Saturday, 29 March 2008

Nuclear fusion

Jonathan Thomason 117 Merchant’s Quay, Salford Quays, M50 3XQ

All over the universe, suns turn a boiling mass of H gas into He, and heavier elements, and a lot of heat. If we could do this on Earth, there would be no CO2, and ‘Global Warming’.
But it happens on the Earth! When we have a high energy state of molecular hydrogen in turbulent flow, we see the release of gamma radiation and heat! If we looked more carefully we would see He!
Welcome to molecular nuclear fusion. Usually on the Earth, this is from water, but we also see it in ammonia or hydrocarbon refineries.
The deep sea does loads of it! Which his why we see gamma radiation tens of meters away from any possible fissionable material.
The deep seas also produce He, and 10% more O2 than they take in CO2. It comes from water.
The high energy bit means we want high pressure water or steam.
Burning fossil fuels forms a turbulent flame of steam and CO2: So a flame of fossil fuels does molecular nuclear fusion! Which his why the flame gives to heat, when it should be endothermic.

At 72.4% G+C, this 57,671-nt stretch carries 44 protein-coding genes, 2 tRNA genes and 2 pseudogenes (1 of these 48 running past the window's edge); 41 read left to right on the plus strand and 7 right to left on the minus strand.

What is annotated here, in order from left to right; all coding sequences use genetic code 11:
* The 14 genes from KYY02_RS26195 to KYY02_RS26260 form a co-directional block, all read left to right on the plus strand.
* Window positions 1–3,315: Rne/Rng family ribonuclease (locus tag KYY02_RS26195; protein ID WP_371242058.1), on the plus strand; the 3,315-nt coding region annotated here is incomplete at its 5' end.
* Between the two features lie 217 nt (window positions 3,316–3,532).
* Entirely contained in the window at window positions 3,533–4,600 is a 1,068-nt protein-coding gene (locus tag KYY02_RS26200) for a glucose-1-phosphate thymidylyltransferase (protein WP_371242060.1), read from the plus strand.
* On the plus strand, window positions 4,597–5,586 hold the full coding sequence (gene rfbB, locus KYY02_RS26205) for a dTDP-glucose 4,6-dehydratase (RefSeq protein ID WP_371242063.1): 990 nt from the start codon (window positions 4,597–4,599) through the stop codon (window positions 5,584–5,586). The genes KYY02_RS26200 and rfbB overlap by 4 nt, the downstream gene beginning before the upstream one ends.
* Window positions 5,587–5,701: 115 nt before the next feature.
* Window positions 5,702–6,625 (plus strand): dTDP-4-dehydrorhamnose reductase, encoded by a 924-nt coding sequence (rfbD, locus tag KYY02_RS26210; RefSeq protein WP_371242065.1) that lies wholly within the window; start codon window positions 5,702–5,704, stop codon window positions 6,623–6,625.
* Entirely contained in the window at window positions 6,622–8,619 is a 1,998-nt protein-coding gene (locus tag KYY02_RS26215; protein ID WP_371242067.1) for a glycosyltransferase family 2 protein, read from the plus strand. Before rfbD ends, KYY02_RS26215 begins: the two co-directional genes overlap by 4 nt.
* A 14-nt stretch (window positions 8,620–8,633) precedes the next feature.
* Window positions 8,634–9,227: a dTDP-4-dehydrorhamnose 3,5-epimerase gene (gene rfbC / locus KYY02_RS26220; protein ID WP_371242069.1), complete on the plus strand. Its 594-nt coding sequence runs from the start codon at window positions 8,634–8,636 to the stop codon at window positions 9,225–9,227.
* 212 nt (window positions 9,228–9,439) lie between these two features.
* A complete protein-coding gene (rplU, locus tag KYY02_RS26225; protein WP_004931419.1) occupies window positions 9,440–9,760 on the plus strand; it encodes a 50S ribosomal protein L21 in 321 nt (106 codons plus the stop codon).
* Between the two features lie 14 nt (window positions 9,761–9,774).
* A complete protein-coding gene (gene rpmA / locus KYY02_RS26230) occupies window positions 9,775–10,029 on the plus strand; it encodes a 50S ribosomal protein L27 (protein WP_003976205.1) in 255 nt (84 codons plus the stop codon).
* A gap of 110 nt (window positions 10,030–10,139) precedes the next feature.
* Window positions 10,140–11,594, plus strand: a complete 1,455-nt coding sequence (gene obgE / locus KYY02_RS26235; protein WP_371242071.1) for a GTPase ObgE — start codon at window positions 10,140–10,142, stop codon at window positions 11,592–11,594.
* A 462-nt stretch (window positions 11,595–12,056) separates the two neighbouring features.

If we bubble steam through liquid water, it does molecular nuclear fusion: And produces more steam than was use to do it!
It turns water into He and O. No CO2. Power with no Global Warming possible.
The deep seas do so much of it, any molecular nuclear fusion that man does will be lost in the environmental noise of He production.
The thing I really like is there is no toxic waste! You don’t use nuclear fission rods: You use water. Not heavy water, regular water. Heavy water forms as deep water does molecular nuclear fusion – so we get free neutrons, which bond with other Hs.
So the nuclear power industry can go over to nuclear fusion, from water. This generates 4 times as much power, and does not use fissionable materials, or generate toxic waste and death.
I repeat: No CO2: Safe, clean and cheap power! This will last longer than the Earth.
The deep seas do it, as do breaking waves, water falls, animal blood systems, radio transmitters and boiling molecular hydrogen.

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